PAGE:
Ephesus is great and, intelligently, we made sure we visited late in the afternoon to beat the tour crowds and the beat of the sun. Result - less sweat shared.

Our experience in the neighbouring town of Selcuk, primarily geared for independent tourists visiting Ephesus only 3km down the road, was perhaps more culturally interesting.

Arriving off a hot, crowded bus from Pamukkale - on which the bus attendant (i.e. a person, but not the driver, paid to sit on the bus to make sure everything is ok - #cheapwagesftw) reminded R (Australia) and I of those obnoxious Lebanese-Australian homeboys in Sydney with his attitude - we arrived into this small touristic town surprised at its emptiness.  

As we found a local pension to stay in - private room for only 60 TL (30 AUD) for the both of us - we took the time to chat to the owner: a Turk with an Australian accent picked up from the hoards of Australians who have visited the town over the past two decades. Why was the place so quiet?

I had earlier posited one reason for the place’s quietness (and the relative decrease in tourists in Europe/Turkey)  - the economic crisis in Europe. This has resulted in disproportionately large numbers of Australians, Canadians and Americans compared to the local Europeans. A disproportion appearing epic given the already endemic trend of seeing more Australians and Canadians than any other nationality anywhere you go because of the penchant of these nationalities to travel more.

But the pension owner suggested another reason; the relative decrease in package tour prices.  Package tours are organised/booked in advance by tour companies - often a long way in advance to get cheap prices. When the economy is booming these package holidays can be sold quickly and at a premium, but since the dip they’ve become cheaper and cheaper. Real budget travellers can still beat the package holiday price - but with rising airfares and cheap (all inclusive) packages on offer, many Europeans are puckering up for a 10 day Turkey trip or cruise around the Aegean as opposed to going it independently.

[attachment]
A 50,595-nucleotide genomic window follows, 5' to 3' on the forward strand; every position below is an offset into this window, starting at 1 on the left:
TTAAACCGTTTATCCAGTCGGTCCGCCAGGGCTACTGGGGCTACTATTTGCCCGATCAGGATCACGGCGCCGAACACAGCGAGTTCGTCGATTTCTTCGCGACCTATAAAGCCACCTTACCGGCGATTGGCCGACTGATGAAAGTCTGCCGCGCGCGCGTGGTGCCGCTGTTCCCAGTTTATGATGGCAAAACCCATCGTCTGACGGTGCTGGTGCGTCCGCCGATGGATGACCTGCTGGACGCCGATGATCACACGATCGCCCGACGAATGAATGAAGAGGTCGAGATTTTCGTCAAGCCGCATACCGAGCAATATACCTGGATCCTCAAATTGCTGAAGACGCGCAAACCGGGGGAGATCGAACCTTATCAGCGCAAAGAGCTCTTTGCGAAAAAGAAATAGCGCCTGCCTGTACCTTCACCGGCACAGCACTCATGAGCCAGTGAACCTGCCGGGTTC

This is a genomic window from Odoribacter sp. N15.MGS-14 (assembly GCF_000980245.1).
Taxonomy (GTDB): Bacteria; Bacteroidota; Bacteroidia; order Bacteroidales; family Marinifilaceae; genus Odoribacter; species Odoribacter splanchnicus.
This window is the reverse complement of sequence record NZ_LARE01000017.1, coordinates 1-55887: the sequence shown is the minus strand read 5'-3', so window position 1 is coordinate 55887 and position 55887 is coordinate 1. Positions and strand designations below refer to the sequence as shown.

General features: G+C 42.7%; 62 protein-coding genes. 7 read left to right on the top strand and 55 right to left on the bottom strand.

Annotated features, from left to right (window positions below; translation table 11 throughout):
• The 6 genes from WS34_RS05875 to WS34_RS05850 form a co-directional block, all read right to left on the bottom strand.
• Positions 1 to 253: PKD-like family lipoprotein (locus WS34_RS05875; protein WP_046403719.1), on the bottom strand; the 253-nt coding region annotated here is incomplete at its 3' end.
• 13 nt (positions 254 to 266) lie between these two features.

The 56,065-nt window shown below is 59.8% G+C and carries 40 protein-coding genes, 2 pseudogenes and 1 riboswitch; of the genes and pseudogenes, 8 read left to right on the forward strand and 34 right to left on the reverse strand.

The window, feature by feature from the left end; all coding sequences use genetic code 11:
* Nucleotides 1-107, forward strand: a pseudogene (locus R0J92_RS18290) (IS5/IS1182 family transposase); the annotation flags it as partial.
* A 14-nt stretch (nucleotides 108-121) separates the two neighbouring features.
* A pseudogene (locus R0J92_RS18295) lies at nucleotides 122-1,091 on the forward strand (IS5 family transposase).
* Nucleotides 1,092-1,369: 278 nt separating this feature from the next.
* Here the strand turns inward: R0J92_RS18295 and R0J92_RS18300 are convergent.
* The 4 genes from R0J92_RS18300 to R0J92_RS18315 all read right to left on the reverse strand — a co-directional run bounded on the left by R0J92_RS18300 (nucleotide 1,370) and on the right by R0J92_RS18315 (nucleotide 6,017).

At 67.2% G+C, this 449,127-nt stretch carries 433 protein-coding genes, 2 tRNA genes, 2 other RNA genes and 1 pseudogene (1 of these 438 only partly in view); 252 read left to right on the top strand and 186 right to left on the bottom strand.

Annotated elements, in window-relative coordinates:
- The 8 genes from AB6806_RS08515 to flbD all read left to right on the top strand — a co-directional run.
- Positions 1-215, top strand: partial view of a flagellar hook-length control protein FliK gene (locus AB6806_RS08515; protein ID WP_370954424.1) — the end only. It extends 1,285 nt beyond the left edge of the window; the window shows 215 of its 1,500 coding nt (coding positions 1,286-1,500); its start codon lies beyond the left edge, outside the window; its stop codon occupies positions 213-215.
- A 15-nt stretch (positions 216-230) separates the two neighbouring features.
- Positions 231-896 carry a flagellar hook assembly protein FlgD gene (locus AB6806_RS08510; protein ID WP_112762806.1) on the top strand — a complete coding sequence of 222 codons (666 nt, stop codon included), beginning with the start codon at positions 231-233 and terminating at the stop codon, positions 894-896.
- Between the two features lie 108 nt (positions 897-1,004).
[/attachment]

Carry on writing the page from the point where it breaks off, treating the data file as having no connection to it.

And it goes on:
The result: small tourist towns like Selcuk which cater for the independent traveller suddenly see a drop in numbers. Ephesus, located 3km down the road doesn’t. The big tour companies still stop there - either using day trips from the cruise ship port at Kusadasi, or as a stop over on the way to Pamukkale or Fetiya or somewhere else.  The family run restaurants and small five or six room pensions in Selcuk can’t, or aren’t given the chance to, accommodate or feed these tour travellers. Big companies opting for the larger restaurants designed specifically for busses, that sit conveniently next to large tourist-aimed emporiums selling rugs, jewellery and Turkish artefacts at ridiculous mark ups.

Nevertheless, we met a lot of the local business owners in Selcuk - and they exemplified my earlier observation that Turkey is probably the friendliest country I have visited.  We talked for ages with a Kurdish rug merchant who, after we admitted we’d never buy a rug from him because we have no house to put it in, invited us for tea and taught us much about the struggles of Kurdish minorities in eastern Turkey.